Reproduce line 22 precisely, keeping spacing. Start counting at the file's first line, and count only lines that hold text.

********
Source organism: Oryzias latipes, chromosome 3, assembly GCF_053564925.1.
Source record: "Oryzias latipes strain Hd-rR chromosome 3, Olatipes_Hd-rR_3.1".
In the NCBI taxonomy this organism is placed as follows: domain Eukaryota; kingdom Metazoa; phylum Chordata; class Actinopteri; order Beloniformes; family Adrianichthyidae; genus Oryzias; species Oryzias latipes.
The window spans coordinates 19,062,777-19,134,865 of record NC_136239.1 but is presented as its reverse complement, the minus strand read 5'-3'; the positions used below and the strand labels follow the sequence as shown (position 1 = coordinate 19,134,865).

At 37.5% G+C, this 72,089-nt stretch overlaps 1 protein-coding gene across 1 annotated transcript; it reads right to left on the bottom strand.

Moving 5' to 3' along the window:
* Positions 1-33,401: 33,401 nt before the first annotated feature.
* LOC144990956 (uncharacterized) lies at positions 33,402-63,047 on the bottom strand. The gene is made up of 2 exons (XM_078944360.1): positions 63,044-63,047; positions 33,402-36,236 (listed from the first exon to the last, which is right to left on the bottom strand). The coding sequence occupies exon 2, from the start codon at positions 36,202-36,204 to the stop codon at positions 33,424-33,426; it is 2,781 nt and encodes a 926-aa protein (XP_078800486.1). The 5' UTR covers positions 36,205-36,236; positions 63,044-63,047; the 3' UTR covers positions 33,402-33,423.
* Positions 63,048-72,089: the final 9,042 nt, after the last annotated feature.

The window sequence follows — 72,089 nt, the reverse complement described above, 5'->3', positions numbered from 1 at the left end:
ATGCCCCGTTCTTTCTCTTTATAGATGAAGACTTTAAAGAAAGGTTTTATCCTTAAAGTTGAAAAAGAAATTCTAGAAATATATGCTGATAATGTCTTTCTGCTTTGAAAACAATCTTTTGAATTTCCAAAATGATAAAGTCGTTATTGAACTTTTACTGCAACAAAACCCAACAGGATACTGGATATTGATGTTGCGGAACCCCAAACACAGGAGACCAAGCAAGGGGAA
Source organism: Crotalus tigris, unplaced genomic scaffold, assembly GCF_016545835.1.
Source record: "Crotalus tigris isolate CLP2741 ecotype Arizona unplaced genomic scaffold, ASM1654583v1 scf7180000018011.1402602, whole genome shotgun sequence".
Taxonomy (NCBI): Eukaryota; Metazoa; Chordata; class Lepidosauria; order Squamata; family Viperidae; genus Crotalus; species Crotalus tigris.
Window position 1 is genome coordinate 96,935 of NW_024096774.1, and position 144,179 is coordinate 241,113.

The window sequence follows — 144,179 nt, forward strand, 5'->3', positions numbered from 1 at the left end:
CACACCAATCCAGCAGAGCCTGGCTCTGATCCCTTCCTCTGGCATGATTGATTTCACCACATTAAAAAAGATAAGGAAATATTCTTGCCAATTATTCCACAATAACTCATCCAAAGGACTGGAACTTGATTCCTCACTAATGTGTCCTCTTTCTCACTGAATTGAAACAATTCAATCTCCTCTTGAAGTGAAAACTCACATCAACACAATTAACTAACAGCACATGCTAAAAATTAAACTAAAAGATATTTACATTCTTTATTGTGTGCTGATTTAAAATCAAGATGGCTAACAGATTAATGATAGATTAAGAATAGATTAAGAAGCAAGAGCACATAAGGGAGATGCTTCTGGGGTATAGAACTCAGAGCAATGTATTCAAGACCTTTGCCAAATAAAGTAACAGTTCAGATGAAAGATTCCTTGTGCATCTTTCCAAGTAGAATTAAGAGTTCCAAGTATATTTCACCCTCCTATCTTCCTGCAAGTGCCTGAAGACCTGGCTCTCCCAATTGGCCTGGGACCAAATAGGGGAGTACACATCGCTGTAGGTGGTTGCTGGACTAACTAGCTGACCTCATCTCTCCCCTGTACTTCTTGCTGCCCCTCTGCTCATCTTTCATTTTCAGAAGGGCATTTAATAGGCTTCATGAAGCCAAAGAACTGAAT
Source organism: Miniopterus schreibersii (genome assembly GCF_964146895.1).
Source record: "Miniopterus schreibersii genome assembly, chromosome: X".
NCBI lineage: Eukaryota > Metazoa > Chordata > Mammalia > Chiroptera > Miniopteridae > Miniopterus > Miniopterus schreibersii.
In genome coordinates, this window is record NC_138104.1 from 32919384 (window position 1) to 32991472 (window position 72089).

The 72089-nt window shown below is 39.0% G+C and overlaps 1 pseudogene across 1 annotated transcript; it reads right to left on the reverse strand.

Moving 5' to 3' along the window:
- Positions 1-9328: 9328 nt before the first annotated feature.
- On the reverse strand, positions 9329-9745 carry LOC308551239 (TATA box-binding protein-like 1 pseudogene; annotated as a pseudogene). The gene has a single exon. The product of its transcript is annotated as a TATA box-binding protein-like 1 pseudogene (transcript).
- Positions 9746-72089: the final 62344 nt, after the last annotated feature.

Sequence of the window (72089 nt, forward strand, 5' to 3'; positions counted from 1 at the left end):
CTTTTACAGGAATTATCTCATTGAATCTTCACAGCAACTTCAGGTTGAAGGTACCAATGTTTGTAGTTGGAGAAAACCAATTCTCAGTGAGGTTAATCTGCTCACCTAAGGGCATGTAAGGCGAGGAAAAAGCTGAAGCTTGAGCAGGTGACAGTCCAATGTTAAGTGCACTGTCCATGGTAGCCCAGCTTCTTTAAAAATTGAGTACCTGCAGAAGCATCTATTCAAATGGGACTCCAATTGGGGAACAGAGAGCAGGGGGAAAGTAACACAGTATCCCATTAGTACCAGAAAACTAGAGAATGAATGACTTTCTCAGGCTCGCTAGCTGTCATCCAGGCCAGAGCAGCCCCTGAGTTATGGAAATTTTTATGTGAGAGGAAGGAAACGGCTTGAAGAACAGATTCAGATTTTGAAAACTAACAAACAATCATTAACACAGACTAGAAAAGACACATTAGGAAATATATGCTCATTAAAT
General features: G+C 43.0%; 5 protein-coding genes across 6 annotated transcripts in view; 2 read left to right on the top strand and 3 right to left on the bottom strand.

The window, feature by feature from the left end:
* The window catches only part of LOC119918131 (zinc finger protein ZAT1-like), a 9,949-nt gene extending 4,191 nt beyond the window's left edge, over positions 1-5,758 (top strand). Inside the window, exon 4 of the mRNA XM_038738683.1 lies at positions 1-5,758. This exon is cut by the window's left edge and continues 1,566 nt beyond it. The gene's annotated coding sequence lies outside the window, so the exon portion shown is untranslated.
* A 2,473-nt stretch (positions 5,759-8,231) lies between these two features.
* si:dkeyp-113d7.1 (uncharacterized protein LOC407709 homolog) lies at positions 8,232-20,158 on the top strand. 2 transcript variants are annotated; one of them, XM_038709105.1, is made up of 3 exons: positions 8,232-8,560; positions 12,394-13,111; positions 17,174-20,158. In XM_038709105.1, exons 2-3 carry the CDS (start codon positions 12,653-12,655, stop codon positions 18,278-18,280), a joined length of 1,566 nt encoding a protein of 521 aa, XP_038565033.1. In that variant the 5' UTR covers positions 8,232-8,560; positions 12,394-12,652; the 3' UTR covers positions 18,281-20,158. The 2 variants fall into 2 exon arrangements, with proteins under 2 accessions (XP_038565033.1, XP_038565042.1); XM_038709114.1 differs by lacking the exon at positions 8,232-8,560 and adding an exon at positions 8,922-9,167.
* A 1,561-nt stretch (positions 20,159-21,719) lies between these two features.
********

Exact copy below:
The 72089-nt window shown below is 39.0% G+C and overlaps 1 pseudogene across 1 annotated transcript; it reads right to left on the reverse strand.